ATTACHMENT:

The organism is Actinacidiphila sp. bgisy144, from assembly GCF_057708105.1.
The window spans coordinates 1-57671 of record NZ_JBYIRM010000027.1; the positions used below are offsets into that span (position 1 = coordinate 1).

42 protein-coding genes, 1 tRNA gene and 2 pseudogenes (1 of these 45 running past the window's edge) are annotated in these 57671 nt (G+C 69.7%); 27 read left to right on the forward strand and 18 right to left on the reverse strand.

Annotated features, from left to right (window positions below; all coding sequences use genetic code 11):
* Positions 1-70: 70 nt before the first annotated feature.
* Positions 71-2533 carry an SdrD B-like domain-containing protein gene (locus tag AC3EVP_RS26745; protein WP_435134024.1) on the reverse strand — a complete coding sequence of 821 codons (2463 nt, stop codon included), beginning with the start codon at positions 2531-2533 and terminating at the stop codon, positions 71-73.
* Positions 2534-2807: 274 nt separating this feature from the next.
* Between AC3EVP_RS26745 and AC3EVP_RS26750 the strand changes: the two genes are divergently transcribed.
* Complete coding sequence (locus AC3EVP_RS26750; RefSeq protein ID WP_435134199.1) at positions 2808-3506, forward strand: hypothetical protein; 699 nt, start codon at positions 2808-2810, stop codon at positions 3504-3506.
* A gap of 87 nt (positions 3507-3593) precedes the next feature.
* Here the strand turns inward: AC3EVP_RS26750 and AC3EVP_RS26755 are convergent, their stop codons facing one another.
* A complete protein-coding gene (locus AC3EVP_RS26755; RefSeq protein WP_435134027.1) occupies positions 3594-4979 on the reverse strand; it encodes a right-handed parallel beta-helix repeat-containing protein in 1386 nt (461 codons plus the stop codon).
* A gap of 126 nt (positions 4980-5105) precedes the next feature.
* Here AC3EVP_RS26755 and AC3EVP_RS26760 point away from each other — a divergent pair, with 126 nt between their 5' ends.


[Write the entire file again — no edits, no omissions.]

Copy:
The organism is Actinacidiphila sp. bgisy144, from assembly GCF_057708105.1.
The window spans coordinates 1-57671 of record NZ_JBYIRM010000027.1; the positions used below are offsets into that span (position 1 = coordinate 1).

42 protein-coding genes, 1 tRNA gene and 2 pseudogenes (1 of these 45 running past the window's edge) are annotated in these 57671 nt (G+C 69.7%); 27 read left to right on the forward strand and 18 right to left on the reverse strand.

Annotated features, from left to right (window positions below; all coding sequences use genetic code 11):
* Positions 1-70: 70 nt before the first annotated feature.
* Positions 71-2533 carry an SdrD B-like domain-containing protein gene (locus tag AC3EVP_RS26745; protein WP_435134024.1) on the reverse strand — a complete coding sequence of 821 codons (2463 nt, stop codon included), beginning with the start codon at positions 2531-2533 and terminating at the stop codon, positions 71-73.
* Positions 2534-2807: 274 nt separating this feature from the next.
* Between AC3EVP_RS26745 and AC3EVP_RS26750 the strand changes: the two genes are divergently transcribed.
* Complete coding sequence (locus AC3EVP_RS26750; RefSeq protein ID WP_435134199.1) at positions 2808-3506, forward strand: hypothetical protein; 699 nt, start codon at positions 2808-2810, stop codon at positions 3504-3506.
* A gap of 87 nt (positions 3507-3593) precedes the next feature.
* Here the strand turns inward: AC3EVP_RS26750 and AC3EVP_RS26755 are convergent, their stop codons facing one another.
* A complete protein-coding gene (locus AC3EVP_RS26755; RefSeq protein WP_435134027.1) occupies positions 3594-4979 on the reverse strand; it encodes a right-handed parallel beta-helix repeat-containing protein in 1386 nt (461 codons plus the stop codon).
* A gap of 126 nt (positions 4980-5105) precedes the next feature.
* Here AC3EVP_RS26755 and AC3EVP_RS26760 point away from each other — a divergent pair, with 126 nt between their 5' ends.